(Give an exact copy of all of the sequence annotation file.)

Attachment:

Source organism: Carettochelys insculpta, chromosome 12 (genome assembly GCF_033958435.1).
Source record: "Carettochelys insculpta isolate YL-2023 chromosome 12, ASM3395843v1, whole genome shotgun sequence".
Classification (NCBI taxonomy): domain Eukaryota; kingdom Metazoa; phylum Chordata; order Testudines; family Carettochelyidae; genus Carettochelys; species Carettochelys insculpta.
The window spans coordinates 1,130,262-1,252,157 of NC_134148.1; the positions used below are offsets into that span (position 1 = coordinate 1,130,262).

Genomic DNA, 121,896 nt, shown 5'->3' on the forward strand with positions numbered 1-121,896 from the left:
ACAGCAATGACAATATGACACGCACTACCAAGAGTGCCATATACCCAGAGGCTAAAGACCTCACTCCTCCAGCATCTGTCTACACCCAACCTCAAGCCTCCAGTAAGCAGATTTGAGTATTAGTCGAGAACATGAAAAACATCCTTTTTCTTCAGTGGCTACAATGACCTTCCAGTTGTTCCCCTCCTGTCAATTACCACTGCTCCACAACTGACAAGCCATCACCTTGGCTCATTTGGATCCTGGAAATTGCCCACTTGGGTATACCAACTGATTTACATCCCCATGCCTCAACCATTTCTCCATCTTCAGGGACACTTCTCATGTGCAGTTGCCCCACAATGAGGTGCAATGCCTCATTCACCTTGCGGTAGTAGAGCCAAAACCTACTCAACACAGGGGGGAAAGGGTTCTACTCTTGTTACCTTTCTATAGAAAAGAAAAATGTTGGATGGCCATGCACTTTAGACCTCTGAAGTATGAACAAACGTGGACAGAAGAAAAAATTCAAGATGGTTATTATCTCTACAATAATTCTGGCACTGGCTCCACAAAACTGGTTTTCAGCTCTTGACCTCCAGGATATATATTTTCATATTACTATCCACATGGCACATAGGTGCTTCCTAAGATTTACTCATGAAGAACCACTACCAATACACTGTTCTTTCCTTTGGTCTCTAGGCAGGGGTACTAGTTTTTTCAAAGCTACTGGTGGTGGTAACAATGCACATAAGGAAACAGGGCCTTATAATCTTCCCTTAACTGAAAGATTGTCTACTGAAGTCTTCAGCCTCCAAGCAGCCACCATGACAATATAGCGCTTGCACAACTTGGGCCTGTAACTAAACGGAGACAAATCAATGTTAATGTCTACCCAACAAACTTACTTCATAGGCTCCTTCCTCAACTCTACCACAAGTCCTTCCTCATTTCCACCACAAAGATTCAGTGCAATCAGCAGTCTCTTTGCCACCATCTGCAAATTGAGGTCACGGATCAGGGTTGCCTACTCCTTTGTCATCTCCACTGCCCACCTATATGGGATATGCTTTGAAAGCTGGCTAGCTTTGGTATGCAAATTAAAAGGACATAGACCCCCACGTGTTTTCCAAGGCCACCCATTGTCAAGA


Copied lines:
Source organism: Carettochelys insculpta, chromosome 12 (genome assembly GCF_033958435.1).
Source record: "Carettochelys insculpta isolate YL-2023 chromosome 12, ASM3395843v1, whole genome shotgun sequence".
Classification (NCBI taxonomy): domain Eukaryota; kingdom Metazoa; phylum Chordata; order Testudines; family Carettochelyidae; genus Carettochelys; species Carettochelys insculpta.
The window spans coordinates 1,130,262-1,252,157 of NC_134148.1; the positions used below are offsets into that span (position 1 = coordinate 1,130,262).

Genomic DNA, 121,896 nt, shown 5'->3' on the forward strand with positions numbered 1-121,896 from the left:
ACAGCAATGACAATATGACACGCACTACCAAGAGTGCCATATACCCAGAGGCTAAAGACCTCACTCCTCCAGCATCTGTCTACACCCAACCTCAAGCCTCCAGTAAGCAGATTTGAGTATTAGTCGAGAACATGAAAAACATCCTTTTTCTTCAGTGGCTACAATGACCTTCCAGTTGTTCCCCTCCTGTCAATTACCACTGCTCCACAACTGACAAGCCATCACCTTGGCTCATTTGGATCCTGGAAATTGCCCACTTGGGTATACCAACTGATTTACATCCCCATGCCTCAACCATTTCTCCATCTTCAGGGACACTTCTCATGTGCAGTTGCCCCACAATGAGGTGCAATGCCTCATTCACCTTGCGGTAGTAGAGCCAAAACCTACTCAACACAGGGGGGAAAGGGTTCTACTCTTGTTACCTTTCTATAGAAAAGAAAAATGTTGGATGGCCATGCACTTTAGACCTCTGAAGTATGAACAAACGTGGACAGAAGAAAAAATTCAAGATGGTTATTATCTCTACAATAATTCTGGCACTGGCTCCACAAAACTGGTTTTCAGCTCTTGACCTCCAGGATATATATTTTCATATTACTATCCACATGGCACATAGGTGCTTCCTAAGATTTACTCATGAAGAACCACTACCAATACACTGTTCTTTCCTTTGGTCTCTAGGCAGGGGTACTAGTTTTTTCAAAGCTACTGGTGGTGGTAACAATGCACATAAGGAAACAGGGCCTTATAATCTTCCCTTAACTGAAAGATTGTCTACTGAAGTCTTCAGCCTCCAAGCAGCCACCATGACAATATAGCGCTTGCACAACTTGGGCCTGTAACTAAACGGAGACAAATCAATGTTAATGTCTACCCAACAAACTTACTTCATAGGCTCCTTCCTCAACTCTACCACAAGTCCTTCCTCATTTCCACCACAAAGATTCAGTGCAATCAGCAGTCTCTTTGCCACCATCTGCAAATTGAGGTCACGGATCAGGGTTGCCTACTCCTTTGTCATCTCCACTGCCCACCTATATGGGATATGCTTTGAAAGCTGGCTAGCTTTGGTATGCAAATTAAAAGGACATAGACCCCCACGTGTTTTCCAAGGCCACCCATTGTCAAGA